Prof. Kimberly Houser
Assistant Professor at Oklahoma University
General Counsel Railyard, Inc and HCP Advisors, Inc
ABOUT LEGAL TECH
What is legal tech? What is the impact of technology in the classical way of law practice? Is it more from user experience?
Tech law is the application of current law to new technologies. In the U.S., most of the laws regarding privacy for instance were created well before household use of the internet and social media. As such, lawyers must be able to advise organizations on the limits and concerns with respect to their use of technology. Legal Tech, on the other hand, is the use of technology in the field of law. For example, during the discovery process in litigation, a significant number of documents might be overturned to the opposing attorney to review for relevance. Artificial intelligence can sort through the documents looking for keywords much more quickly than human eyes. This frees up a lawyer to focus on the analytical aspects of their practice.
You are a speaker in different conferences and countries. Did you see differences in adopting new ways of legal technology per different countries?
In terms of consumers, all regions, especially emerging markets are quick to embrace new technologies (such as smartphones, apple watches, air pods, etc.). The difference that I see is in the organizational adoption of technologies. In the U.S. because there are so few restrictions on the use of data by private industry, these tech companies are able to push the envelope in a way the those in the EU cannot. I would argue that even China has more restrictions on the private use data than in the U.S. in the forms of guidelines, regulations, decisions and standards. The difference is in restrictions on the government’s use of data. In the EU, public entities are for the most part held to the same standards as private organizations, in the U.S. there are federal regulations limiting what the government can do with data, but these regulations do not seem to be enforced, and in China, there do not appear to be the same limits on the government’s use of data as on private industry.
As an American lawyer, you were talking about the new data protection law in Europe called GDPR. Which impact has the data protection GDPR law within the AI technology framework, digitalization of processes and new systems?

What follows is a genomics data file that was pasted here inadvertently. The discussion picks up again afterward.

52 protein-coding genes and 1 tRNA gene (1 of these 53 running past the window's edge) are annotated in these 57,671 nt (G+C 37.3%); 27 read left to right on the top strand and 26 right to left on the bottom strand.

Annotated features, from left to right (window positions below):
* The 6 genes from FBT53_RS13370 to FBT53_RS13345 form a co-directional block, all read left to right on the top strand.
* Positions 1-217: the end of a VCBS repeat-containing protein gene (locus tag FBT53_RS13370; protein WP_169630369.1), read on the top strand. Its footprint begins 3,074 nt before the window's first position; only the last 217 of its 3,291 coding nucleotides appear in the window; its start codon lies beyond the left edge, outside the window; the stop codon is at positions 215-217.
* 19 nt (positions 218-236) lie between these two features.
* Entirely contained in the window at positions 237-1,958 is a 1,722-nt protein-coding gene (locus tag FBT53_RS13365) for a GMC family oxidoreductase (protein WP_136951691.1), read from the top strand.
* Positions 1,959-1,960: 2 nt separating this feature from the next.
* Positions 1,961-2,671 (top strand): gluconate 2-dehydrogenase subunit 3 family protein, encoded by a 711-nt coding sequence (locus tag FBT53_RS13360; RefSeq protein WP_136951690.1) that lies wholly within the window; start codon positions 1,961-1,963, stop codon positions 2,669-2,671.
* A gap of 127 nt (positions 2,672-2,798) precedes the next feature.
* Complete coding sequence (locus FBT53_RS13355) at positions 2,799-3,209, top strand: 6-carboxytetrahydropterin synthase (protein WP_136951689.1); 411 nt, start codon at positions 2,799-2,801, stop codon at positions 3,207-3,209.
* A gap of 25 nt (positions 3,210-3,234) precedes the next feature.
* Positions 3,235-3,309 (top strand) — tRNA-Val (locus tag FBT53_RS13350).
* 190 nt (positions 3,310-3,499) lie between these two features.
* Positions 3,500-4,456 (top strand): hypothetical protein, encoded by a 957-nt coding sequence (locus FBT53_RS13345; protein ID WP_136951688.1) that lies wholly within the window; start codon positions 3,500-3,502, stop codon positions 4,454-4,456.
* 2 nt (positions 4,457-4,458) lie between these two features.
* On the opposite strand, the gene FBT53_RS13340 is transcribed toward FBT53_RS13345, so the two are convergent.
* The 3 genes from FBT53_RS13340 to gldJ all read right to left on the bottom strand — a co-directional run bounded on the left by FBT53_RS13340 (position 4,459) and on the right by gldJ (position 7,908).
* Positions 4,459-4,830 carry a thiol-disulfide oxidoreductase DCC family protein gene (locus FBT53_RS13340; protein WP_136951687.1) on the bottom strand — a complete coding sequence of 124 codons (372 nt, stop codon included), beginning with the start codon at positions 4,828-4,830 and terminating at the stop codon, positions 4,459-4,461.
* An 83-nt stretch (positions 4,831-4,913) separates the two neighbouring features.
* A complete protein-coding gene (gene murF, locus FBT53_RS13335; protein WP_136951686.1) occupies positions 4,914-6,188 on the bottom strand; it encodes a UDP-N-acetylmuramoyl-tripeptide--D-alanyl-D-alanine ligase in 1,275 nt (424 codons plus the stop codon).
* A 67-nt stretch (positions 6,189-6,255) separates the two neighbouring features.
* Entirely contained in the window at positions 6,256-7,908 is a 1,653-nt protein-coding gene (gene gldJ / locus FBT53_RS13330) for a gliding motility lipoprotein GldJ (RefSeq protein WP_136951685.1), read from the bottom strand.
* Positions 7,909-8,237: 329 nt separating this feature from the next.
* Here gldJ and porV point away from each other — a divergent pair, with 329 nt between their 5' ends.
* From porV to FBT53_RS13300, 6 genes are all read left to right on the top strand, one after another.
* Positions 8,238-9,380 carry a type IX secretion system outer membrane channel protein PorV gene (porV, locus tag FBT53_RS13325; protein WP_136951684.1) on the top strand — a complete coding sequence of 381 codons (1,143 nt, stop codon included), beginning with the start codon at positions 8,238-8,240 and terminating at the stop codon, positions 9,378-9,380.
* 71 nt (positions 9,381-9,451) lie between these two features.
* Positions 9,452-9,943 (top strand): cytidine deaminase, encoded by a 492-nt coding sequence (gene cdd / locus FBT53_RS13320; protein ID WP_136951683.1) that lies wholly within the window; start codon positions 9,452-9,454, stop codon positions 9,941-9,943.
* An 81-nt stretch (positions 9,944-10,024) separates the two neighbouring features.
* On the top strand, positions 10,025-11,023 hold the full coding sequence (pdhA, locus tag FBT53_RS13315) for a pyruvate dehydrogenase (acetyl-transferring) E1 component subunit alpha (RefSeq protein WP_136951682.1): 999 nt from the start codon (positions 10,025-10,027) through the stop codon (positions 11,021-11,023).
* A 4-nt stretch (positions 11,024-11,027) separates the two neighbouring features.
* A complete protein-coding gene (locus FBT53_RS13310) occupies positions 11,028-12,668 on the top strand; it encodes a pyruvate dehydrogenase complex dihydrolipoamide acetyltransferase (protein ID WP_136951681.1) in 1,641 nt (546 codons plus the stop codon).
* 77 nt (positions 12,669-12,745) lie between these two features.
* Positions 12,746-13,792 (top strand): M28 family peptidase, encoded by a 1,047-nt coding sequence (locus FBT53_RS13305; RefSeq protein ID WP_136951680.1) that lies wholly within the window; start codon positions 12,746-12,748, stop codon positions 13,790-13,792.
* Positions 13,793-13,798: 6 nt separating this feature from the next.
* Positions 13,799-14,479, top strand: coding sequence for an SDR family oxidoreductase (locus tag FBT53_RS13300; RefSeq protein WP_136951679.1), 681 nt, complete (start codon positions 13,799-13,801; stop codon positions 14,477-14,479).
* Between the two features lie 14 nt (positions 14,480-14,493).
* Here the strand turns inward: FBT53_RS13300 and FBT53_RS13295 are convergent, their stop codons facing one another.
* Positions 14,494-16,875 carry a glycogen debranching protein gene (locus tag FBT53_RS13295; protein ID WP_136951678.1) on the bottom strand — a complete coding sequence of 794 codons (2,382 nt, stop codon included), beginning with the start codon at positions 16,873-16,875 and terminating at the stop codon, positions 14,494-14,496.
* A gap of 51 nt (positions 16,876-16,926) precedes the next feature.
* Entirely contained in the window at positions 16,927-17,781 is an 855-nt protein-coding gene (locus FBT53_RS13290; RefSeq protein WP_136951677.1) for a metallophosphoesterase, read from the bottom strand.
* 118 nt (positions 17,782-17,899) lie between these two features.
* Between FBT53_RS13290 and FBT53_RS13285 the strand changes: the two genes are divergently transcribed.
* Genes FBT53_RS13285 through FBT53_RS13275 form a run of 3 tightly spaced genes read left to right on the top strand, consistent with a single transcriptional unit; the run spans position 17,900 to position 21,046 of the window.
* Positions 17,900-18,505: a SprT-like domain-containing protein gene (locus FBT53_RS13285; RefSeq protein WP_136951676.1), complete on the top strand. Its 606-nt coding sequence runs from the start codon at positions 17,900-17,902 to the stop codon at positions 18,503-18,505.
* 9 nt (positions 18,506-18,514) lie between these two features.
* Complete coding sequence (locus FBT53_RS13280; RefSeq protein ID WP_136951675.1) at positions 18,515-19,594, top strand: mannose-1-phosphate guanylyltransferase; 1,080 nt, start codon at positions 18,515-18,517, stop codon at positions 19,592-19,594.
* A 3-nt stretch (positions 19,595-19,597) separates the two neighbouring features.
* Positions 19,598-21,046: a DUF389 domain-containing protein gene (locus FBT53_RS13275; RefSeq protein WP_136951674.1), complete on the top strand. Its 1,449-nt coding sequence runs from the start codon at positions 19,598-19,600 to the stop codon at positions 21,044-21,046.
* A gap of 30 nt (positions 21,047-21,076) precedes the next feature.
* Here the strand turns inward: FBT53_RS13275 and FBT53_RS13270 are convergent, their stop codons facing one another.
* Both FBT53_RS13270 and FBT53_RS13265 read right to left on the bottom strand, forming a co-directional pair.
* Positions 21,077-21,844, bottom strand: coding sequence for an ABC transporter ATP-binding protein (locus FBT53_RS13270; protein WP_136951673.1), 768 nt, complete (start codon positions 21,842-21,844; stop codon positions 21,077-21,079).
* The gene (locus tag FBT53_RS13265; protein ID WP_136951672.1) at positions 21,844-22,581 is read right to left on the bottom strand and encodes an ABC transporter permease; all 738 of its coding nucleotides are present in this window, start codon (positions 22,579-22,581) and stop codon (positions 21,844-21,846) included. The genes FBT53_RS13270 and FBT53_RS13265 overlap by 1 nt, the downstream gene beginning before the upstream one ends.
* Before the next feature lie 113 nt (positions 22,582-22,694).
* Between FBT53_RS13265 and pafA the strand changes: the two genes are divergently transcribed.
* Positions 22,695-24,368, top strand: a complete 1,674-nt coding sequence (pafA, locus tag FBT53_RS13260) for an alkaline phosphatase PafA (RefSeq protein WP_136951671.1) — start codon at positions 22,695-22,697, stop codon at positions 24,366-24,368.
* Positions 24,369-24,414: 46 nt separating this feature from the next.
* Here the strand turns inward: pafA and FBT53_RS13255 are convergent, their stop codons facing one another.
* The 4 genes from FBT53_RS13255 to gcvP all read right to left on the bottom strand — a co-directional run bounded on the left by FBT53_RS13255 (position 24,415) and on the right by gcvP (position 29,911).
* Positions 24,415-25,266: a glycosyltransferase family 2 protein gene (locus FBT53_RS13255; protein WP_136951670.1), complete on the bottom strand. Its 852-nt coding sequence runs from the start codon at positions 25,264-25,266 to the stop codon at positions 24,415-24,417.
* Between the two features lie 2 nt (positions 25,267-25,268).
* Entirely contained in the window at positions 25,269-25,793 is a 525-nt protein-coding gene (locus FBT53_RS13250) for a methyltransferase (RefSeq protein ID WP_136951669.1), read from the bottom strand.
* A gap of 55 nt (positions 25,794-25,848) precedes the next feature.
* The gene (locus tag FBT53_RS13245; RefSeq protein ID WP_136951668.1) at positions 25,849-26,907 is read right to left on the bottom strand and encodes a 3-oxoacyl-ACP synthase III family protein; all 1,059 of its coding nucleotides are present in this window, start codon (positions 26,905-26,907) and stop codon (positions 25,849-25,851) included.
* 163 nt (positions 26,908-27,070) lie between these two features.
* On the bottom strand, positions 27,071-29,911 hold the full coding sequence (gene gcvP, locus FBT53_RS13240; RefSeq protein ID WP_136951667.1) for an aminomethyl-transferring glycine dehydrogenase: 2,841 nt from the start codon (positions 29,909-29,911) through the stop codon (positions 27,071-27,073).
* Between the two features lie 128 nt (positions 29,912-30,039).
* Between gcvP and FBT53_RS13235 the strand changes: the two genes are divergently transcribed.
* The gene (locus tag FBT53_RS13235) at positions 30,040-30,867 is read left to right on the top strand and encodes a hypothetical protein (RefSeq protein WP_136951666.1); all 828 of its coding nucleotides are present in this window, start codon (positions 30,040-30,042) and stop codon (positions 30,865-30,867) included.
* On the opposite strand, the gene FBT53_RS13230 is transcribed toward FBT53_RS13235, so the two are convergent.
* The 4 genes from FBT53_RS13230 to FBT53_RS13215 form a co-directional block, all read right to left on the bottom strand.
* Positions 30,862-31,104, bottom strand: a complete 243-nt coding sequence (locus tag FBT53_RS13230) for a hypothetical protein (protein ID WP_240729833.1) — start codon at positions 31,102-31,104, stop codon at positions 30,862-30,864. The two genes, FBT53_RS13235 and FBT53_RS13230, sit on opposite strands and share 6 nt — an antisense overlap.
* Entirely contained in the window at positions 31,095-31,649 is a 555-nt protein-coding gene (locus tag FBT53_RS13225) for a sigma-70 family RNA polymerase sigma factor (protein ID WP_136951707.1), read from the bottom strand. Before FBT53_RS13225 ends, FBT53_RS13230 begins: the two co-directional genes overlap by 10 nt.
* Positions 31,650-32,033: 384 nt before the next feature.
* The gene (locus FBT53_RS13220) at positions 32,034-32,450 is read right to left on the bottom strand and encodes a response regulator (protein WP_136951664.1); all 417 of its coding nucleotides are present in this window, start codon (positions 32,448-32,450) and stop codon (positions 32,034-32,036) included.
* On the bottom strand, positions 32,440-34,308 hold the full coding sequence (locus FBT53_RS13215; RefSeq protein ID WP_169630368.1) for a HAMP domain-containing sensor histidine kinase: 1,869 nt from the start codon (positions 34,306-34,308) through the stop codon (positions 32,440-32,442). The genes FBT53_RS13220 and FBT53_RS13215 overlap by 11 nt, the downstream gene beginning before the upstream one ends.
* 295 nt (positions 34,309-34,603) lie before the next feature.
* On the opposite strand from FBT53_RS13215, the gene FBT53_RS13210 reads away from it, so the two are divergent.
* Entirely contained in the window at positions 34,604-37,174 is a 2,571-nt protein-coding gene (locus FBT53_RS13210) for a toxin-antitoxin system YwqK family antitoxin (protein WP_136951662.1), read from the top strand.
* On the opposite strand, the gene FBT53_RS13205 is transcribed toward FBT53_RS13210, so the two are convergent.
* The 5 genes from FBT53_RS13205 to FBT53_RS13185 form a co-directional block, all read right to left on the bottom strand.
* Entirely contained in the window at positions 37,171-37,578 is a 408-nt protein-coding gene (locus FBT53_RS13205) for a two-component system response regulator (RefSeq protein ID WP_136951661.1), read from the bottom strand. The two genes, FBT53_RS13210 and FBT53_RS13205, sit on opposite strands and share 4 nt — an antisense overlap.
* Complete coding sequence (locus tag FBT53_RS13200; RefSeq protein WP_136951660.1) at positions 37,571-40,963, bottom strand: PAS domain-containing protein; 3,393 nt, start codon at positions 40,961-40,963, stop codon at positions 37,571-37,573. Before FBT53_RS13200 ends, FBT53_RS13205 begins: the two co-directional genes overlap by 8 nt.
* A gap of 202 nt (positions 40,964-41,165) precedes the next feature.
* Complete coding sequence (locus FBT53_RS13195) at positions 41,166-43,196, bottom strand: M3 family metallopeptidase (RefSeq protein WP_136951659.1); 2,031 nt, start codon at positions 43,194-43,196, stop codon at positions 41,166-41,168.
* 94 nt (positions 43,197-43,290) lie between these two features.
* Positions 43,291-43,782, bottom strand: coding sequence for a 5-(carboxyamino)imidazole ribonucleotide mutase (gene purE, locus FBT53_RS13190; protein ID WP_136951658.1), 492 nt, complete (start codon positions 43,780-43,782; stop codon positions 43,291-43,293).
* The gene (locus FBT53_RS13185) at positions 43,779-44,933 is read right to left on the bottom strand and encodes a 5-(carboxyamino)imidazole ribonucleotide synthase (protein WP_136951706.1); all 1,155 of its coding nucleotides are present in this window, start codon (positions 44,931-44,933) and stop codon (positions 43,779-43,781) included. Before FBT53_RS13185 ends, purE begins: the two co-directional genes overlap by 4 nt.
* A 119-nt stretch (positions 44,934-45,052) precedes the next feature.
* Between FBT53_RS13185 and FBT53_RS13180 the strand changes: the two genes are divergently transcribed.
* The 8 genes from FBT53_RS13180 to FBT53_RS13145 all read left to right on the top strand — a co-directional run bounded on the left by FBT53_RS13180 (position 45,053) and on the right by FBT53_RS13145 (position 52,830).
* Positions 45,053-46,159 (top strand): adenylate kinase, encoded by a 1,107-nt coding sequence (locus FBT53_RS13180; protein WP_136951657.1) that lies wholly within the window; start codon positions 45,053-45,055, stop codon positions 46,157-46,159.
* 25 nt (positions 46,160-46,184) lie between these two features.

That is a great question. I am currently working on a paper examining the differences in law and policy regarding the future of AI in the U.S., EU and China and how the many differences will either help or harm the growth of this field in these blocks.
Data is the fuel on which AI runs. Because the GDPR restricts the use of data and regulates profiling and behavioral marketing, it will limit how AI develops in the EU. Data regulations overall will have a significant impact. One of the areas that are overlooked is the interdependence between these blocks with respect to ancillary technologies. While China leads the way in the development of 5G and the installation of the small cells needed for 5G, they rely heavily on the U.S. for cloud storage and chips.
Because these blocks are trying to create distance between each other, they are potentially slowing down the roll out of some AI technologies as they will need to be developed independently. For example, self-driving cars will require technologies such as 5G to reduce latency to acceptable levels. It looks like China will be first in the completion of the installation, with the U.S. second and the EU third. In terms of the development of quantum computing technology, the tech industry in the U.S. currently leads the way. While the governments of China and the EU are investing money in AI, the U.S. is funded primarily through private industry.
ABOUT DECISION MAKING WITH AI vs ETHICS
You were writing a paper on how AI can solve the diversity problem in the tech industry when using an algorithm instead of human-decision making. How are you thinking AI can support to create more diverse teams and identify the right level of knowledge needed by the companies?